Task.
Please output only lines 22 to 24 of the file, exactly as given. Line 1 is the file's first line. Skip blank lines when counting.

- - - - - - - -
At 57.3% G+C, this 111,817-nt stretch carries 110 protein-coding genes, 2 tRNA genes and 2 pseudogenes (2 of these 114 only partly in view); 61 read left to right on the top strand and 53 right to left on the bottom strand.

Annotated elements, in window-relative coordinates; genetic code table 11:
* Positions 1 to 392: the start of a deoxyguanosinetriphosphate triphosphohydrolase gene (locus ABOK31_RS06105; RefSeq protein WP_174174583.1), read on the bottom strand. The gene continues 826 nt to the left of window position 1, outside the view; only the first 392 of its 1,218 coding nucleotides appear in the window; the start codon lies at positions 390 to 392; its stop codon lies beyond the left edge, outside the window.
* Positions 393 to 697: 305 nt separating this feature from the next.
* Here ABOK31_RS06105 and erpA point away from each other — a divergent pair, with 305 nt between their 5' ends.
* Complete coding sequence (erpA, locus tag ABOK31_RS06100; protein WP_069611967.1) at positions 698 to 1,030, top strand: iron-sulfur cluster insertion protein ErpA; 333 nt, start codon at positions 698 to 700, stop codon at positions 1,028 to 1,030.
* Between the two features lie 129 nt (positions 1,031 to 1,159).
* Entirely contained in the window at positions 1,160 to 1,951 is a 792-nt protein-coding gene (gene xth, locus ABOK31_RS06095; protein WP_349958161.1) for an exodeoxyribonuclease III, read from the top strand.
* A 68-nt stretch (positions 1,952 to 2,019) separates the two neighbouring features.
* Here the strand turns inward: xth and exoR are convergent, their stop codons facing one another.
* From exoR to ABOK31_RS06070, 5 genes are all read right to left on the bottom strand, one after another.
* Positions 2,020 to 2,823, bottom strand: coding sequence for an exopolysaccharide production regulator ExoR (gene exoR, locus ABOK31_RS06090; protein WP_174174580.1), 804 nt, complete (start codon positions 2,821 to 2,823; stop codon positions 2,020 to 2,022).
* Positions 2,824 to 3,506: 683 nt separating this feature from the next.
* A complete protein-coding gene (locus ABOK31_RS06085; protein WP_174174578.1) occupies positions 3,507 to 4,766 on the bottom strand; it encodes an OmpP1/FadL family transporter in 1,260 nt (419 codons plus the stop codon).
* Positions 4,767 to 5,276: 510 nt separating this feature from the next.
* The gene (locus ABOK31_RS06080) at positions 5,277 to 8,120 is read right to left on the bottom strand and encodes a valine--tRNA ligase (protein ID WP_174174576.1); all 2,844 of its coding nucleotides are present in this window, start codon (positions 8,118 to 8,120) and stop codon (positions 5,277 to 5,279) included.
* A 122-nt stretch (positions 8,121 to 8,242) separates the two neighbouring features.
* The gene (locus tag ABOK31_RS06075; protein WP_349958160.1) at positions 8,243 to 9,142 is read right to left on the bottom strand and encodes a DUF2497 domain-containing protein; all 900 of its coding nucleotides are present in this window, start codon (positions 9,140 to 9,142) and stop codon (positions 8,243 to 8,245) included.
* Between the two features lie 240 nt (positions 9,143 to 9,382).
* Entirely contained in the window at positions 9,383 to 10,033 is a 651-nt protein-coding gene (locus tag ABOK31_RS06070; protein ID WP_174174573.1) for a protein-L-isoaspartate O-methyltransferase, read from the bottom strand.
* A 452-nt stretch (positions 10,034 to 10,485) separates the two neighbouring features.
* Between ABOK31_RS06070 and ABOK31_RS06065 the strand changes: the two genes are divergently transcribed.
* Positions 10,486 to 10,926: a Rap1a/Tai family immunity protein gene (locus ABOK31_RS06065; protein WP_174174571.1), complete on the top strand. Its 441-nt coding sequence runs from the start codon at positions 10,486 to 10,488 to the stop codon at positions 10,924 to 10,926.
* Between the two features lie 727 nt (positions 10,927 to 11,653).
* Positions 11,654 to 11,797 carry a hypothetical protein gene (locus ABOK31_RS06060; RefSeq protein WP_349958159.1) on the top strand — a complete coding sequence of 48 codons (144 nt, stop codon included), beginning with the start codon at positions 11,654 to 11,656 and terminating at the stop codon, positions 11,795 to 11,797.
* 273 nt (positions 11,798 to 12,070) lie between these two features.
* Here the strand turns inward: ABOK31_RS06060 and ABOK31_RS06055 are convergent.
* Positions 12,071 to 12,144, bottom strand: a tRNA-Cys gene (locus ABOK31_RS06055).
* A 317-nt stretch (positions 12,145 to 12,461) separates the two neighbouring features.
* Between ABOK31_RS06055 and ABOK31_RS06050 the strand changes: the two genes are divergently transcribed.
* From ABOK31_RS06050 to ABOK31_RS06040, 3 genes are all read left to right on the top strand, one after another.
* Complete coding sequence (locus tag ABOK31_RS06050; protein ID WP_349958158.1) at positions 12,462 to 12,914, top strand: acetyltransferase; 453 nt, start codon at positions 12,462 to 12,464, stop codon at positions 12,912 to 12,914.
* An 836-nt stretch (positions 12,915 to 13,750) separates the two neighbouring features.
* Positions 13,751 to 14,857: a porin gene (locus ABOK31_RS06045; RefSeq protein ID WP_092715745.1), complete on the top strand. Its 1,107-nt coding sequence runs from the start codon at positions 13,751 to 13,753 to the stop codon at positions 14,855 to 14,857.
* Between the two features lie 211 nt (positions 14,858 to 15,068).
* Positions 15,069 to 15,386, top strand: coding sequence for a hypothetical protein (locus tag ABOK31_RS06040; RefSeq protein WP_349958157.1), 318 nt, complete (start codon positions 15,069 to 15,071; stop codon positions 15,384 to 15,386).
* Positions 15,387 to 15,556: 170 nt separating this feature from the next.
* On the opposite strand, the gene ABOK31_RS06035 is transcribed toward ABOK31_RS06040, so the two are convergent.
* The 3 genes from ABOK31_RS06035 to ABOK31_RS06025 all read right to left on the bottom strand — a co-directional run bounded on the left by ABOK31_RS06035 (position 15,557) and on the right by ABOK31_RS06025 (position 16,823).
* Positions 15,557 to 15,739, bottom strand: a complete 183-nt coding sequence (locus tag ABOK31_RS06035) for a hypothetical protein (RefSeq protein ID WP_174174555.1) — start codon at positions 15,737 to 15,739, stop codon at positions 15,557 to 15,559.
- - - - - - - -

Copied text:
* Between ABOK31_RS06070 and ABOK31_RS06065 the strand changes: the two genes are divergently transcribed.
* Positions 10,486 to 10,926: a Rap1a/Tai family immunity protein gene (locus ABOK31_RS06065; protein WP_174174571.1), complete on the top strand. Its 441-nt coding sequence runs from the start codon at positions 10,486 to 10,488 to the stop codon at positions 10,924 to 10,926.
* Between the two features lie 727 nt (positions 10,927 to 11,653).